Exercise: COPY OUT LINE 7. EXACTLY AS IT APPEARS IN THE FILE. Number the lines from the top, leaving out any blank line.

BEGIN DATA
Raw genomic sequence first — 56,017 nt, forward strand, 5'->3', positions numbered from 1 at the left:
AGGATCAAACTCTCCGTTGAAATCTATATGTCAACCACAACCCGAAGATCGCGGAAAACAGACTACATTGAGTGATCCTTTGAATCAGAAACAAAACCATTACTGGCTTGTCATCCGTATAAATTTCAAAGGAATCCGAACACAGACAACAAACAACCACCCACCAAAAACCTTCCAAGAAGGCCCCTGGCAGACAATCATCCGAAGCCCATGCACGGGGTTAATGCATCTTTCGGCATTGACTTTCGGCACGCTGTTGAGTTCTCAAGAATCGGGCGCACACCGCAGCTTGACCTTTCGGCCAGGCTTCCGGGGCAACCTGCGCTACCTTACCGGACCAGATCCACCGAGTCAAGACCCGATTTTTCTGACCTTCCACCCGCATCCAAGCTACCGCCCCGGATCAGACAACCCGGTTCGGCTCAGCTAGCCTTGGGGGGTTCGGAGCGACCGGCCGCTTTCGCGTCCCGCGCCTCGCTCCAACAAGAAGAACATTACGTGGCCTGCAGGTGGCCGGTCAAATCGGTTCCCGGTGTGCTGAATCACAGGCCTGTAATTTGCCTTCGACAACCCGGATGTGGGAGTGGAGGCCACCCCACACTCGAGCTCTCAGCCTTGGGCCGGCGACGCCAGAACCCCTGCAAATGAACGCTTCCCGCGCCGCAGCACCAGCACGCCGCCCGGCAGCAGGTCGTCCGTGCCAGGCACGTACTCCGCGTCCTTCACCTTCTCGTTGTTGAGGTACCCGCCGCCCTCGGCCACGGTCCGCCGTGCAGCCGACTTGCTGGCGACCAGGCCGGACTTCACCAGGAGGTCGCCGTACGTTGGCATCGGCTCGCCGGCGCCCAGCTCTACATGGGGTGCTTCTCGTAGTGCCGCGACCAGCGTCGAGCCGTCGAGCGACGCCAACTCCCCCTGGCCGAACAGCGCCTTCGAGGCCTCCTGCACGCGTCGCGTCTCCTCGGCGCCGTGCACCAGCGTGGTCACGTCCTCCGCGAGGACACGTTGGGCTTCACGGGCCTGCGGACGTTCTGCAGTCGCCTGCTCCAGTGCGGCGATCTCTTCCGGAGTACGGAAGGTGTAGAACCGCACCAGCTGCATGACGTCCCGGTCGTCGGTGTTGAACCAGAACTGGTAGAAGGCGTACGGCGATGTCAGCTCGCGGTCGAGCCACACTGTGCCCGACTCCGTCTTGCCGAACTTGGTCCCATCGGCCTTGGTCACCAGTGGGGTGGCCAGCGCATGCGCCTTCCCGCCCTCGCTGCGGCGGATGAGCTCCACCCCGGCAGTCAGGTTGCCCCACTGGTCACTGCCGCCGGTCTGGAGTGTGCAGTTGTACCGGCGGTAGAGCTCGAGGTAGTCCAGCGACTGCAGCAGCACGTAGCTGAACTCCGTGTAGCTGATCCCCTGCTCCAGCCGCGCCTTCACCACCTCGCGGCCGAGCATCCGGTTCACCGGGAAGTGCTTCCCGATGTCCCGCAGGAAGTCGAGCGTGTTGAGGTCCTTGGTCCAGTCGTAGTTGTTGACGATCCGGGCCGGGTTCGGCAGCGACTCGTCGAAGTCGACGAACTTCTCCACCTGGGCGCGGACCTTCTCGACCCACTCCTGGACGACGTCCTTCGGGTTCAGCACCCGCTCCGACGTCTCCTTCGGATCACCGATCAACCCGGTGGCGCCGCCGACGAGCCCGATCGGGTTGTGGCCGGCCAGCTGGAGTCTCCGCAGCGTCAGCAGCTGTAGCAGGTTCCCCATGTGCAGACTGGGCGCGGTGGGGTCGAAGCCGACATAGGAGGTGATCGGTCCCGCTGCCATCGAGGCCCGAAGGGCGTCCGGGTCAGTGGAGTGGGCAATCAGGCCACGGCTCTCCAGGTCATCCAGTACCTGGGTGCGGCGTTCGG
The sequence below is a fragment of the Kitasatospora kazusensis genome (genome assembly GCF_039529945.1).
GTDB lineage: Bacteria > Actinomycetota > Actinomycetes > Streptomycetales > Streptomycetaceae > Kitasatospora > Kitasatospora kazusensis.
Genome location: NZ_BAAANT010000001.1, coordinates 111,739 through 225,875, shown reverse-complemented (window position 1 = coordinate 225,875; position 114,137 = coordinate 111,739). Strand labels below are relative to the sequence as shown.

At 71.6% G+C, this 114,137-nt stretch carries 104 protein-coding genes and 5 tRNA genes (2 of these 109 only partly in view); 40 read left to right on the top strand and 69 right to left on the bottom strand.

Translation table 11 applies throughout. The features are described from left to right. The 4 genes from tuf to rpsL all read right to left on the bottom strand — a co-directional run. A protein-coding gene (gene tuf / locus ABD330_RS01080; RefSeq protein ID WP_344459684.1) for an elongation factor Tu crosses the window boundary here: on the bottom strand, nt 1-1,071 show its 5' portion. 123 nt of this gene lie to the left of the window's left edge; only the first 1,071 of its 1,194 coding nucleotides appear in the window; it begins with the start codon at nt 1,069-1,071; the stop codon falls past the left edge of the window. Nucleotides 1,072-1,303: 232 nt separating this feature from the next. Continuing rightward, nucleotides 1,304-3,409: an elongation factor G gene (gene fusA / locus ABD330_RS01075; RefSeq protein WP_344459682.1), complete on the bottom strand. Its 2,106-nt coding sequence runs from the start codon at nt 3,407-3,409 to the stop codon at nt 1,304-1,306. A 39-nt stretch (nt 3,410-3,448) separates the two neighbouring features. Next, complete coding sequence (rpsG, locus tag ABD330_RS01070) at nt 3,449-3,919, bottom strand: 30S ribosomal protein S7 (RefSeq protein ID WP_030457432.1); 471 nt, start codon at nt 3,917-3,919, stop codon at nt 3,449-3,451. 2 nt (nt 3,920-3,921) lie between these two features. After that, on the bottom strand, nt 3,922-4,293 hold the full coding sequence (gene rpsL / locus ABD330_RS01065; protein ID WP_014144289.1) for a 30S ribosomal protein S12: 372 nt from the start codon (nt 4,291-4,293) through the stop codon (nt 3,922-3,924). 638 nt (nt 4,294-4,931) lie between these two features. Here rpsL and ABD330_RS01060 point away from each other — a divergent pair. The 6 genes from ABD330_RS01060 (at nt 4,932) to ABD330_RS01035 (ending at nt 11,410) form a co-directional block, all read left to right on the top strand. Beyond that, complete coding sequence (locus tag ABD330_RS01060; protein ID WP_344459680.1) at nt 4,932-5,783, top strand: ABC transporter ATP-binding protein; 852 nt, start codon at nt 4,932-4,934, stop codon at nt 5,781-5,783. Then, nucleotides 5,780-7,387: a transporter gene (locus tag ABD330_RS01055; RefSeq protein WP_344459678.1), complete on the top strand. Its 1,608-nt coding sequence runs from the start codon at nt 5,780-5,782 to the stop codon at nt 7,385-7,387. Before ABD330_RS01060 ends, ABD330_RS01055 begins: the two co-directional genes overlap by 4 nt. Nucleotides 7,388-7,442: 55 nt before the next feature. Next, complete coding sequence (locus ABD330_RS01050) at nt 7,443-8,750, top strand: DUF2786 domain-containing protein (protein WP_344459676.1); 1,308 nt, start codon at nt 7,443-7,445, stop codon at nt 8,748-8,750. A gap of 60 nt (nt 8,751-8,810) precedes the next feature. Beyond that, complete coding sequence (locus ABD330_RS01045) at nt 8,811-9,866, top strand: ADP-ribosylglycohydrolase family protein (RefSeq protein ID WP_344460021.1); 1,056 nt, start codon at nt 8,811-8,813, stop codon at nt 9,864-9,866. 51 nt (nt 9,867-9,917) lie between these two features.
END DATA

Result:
Translation table 11 applies throughout. The features are described from left to right. The 4 genes from tuf to rpsL all read right to left on the bottom strand — a co-directional run. A protein-coding gene (gene tuf / locus ABD330_RS01080; RefSeq protein ID WP_344459684.1) for an elongation factor Tu crosses the window boundary here: on the bottom strand, nt 1-1,071 show its 5' portion. 123 nt of this gene lie to the left of the window's left edge; only the first 1,071 of its 1,194 coding nucleotides appear in the window; it begins with the start codon at nt 1,069-1,071; the stop codon falls past the left edge of the window. Nucleotides 1,072-1,303: 232 nt separating this feature from the next. Continuing rightward, nucleotides 1,304-3,409: an elongation factor G gene (gene fusA / locus ABD330_RS01075; RefSeq protein WP_344459682.1), complete on the bottom strand. Its 2,106-nt coding sequence runs from the start codon at nt 3,407-3,409 to the stop codon at nt 1,304-1,306. A 39-nt stretch (nt 3,410-3,448) separates the two neighbouring features. Next, complete coding sequence (rpsG, locus tag ABD330_RS01070) at nt 3,449-3,919, bottom strand: 30S ribosomal protein S7 (RefSeq protein ID WP_030457432.1); 471 nt, start codon at nt 3,917-3,919, stop codon at nt 3,449-3,451. 2 nt (nt 3,920-3,921) lie between these two features. After that, on the bottom strand, nt 3,922-4,293 hold the full coding sequence (gene rpsL / locus ABD330_RS01065; protein ID WP_014144289.1) for a 30S ribosomal protein S12: 372 nt from the start codon (nt 4,291-4,293) through the stop codon (nt 3,922-3,924). 638 nt (nt 4,294-4,931) lie between these two features. Here rpsL and ABD330_RS01060 point away from each other — a divergent pair. The 6 genes from ABD330_RS01060 (at nt 4,932) to ABD330_RS01035 (ending at nt 11,410) form a co-directional block, all read left to right on the top strand. Beyond that, complete coding sequence (locus tag ABD330_RS01060; protein ID WP_344459680.1) at nt 4,932-5,783, top strand: ABC transporter ATP-binding protein; 852 nt, start codon at nt 4,932-4,934, stop codon at nt 5,781-5,783. Then, nucleotides 5,780-7,387: a transporter gene (locus tag ABD330_RS01055; RefSeq protein WP_344459678.1), complete on the top strand. Its 1,608-nt coding sequence runs from the start codon at nt 5,780-5,782 to the stop codon at nt 7,385-7,387. Before ABD330_RS01060 ends, ABD330_RS01055 begins: the two co-directional genes overlap by 4 nt. Nucleotides 7,388-7,442: 55 nt before the next feature. Next, complete coding sequence (locus ABD330_RS01050) at nt 7,443-8,750, top strand: DUF2786 domain-containing protein (protein WP_344459676.1); 1,308 nt, start codon at nt 7,443-7,445, stop codon at nt 8,748-8,750. A gap of 60 nt (nt 8,751-8,810) precedes the next feature. Beyond that, complete coding sequence (locus ABD330_RS01045) at nt 8,811-9,866, top strand: ADP-ribosylglycohydrolase family protein (RefSeq protein ID WP_344460021.1); 1,056 nt, start codon at nt 8,811-8,813, stop codon at nt 9,864-9,866. 51 nt (nt 9,867-9,917) lie between these two features.